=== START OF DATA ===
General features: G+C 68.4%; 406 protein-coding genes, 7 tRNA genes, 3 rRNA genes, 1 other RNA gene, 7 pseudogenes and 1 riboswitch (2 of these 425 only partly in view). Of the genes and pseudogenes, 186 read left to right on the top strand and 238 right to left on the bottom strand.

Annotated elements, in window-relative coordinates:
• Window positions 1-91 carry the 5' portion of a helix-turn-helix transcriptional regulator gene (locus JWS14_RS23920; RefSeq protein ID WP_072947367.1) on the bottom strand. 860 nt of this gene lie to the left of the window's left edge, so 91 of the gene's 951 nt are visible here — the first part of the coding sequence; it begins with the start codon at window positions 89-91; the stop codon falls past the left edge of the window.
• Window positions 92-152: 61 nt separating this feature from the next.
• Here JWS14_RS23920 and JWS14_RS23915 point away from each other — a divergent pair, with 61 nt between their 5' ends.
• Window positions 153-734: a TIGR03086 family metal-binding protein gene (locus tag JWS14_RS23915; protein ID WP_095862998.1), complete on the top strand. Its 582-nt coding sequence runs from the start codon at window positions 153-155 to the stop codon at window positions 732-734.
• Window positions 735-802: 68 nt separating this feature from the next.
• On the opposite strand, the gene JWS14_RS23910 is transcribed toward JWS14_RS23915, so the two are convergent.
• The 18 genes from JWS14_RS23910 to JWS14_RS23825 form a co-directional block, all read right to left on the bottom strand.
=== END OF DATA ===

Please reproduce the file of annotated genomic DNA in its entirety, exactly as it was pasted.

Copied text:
General features: G+C 68.4%; 406 protein-coding genes, 7 tRNA genes, 3 rRNA genes, 1 other RNA gene, 7 pseudogenes and 1 riboswitch (2 of these 425 only partly in view). Of the genes and pseudogenes, 186 read left to right on the top strand and 238 right to left on the bottom strand.

Annotated elements, in window-relative coordinates:
• Window positions 1-91 carry the 5' portion of a helix-turn-helix transcriptional regulator gene (locus JWS14_RS23920; RefSeq protein ID WP_072947367.1) on the bottom strand. 860 nt of this gene lie to the left of the window's left edge, so 91 of the gene's 951 nt are visible here — the first part of the coding sequence; it begins with the start codon at window positions 89-91; the stop codon falls past the left edge of the window.
• Window positions 92-152: 61 nt separating this feature from the next.
• Here JWS14_RS23920 and JWS14_RS23915 point away from each other — a divergent pair, with 61 nt between their 5' ends.
• Window positions 153-734: a TIGR03086 family metal-binding protein gene (locus tag JWS14_RS23915; protein ID WP_095862998.1), complete on the top strand. Its 582-nt coding sequence runs from the start codon at window positions 153-155 to the stop codon at window positions 732-734.
• Window positions 735-802: 68 nt separating this feature from the next.
• On the opposite strand, the gene JWS14_RS23910 is transcribed toward JWS14_RS23915, so the two are convergent.
• The 18 genes from JWS14_RS23910 to JWS14_RS23825 form a co-directional block, all read right to left on the bottom strand.